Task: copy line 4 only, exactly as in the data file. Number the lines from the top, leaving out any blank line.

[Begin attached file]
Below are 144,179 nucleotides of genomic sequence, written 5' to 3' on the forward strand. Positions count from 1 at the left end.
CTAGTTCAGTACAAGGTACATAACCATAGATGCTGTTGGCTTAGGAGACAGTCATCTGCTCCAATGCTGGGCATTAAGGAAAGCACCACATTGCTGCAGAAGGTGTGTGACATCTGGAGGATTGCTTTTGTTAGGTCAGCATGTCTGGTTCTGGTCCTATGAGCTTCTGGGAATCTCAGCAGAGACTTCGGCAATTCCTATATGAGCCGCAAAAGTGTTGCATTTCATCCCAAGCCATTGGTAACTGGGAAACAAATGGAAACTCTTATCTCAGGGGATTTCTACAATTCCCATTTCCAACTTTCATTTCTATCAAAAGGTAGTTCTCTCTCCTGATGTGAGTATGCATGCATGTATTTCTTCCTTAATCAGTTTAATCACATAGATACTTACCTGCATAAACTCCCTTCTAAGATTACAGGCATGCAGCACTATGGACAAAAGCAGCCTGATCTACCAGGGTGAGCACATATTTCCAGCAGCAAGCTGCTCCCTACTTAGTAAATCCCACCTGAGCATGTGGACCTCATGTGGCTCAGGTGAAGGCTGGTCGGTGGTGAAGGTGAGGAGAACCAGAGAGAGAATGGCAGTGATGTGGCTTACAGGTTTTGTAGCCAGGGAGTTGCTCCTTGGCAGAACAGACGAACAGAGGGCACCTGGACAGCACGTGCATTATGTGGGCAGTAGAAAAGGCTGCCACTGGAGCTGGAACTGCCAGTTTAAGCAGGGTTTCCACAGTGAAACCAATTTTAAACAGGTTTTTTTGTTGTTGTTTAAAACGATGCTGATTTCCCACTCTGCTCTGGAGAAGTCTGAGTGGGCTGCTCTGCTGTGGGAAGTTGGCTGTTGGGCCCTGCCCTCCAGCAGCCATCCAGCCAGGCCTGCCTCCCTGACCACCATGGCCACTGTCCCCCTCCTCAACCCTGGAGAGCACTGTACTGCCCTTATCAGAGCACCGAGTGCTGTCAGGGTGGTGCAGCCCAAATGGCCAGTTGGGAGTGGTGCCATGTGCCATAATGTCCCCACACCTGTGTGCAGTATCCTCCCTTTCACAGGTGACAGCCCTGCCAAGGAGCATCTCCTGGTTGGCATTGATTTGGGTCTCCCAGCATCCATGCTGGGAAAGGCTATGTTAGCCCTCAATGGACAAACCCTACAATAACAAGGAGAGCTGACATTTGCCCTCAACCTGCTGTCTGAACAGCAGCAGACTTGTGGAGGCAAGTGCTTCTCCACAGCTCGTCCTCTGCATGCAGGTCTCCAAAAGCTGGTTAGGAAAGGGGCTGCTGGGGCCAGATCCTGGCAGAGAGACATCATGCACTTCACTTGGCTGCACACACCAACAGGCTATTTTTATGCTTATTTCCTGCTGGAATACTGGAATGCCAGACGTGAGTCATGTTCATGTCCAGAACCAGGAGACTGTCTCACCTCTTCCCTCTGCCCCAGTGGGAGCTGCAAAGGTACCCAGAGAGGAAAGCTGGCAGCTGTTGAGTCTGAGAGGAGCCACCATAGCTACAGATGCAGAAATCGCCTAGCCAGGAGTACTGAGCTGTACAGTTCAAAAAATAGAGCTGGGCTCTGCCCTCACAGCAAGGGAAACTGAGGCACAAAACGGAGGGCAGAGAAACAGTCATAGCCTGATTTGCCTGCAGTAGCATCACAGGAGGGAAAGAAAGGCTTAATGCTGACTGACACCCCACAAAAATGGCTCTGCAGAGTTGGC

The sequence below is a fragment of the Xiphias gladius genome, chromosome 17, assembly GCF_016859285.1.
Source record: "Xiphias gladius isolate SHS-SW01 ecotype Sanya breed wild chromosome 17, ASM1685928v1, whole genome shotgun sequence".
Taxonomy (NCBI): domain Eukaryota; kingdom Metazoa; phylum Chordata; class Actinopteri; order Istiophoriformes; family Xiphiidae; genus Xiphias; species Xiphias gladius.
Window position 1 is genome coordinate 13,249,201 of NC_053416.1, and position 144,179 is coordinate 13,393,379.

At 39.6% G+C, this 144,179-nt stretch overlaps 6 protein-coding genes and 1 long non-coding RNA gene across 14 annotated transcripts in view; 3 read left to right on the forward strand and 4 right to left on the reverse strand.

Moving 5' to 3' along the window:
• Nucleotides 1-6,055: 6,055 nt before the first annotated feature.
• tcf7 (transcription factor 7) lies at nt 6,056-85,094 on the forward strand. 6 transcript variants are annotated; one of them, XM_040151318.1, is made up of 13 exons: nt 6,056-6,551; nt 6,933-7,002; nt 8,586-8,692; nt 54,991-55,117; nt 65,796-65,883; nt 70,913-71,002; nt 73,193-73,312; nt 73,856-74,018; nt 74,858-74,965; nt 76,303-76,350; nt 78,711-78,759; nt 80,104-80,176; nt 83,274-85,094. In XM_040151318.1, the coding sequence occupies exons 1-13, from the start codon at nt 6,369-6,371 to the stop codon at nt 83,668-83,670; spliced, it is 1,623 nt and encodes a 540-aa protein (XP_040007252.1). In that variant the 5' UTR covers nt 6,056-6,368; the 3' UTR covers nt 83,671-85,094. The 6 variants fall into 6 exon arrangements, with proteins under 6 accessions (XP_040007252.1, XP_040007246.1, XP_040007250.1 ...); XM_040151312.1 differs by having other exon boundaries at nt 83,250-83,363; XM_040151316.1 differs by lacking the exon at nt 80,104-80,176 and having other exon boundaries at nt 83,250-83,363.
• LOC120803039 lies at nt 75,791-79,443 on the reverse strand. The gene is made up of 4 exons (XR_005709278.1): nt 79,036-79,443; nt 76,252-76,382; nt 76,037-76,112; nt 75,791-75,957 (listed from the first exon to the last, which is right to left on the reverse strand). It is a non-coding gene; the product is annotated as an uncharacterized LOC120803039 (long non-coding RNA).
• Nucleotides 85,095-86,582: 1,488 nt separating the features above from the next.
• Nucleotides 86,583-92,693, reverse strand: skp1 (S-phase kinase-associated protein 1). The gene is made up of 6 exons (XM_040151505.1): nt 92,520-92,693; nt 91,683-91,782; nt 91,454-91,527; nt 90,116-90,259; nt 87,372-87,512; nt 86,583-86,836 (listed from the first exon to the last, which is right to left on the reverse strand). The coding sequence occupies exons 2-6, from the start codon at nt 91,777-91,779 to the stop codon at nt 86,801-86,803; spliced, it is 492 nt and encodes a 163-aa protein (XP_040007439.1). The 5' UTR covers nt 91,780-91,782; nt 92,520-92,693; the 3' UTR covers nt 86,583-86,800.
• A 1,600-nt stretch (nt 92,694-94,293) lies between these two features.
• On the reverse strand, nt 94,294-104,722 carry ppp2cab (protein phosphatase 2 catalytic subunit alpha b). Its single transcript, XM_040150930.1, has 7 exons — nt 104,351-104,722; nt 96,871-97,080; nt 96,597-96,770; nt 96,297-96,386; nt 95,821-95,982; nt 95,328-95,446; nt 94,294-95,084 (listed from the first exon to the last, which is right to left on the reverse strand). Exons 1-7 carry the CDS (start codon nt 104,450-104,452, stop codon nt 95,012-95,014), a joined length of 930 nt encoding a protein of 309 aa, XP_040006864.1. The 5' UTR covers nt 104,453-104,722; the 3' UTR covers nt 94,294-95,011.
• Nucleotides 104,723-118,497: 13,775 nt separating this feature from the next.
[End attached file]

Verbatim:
Source record: "Xiphias gladius isolate SHS-SW01 ecotype Sanya breed wild chromosome 17, ASM1685928v1, whole genome shotgun sequence".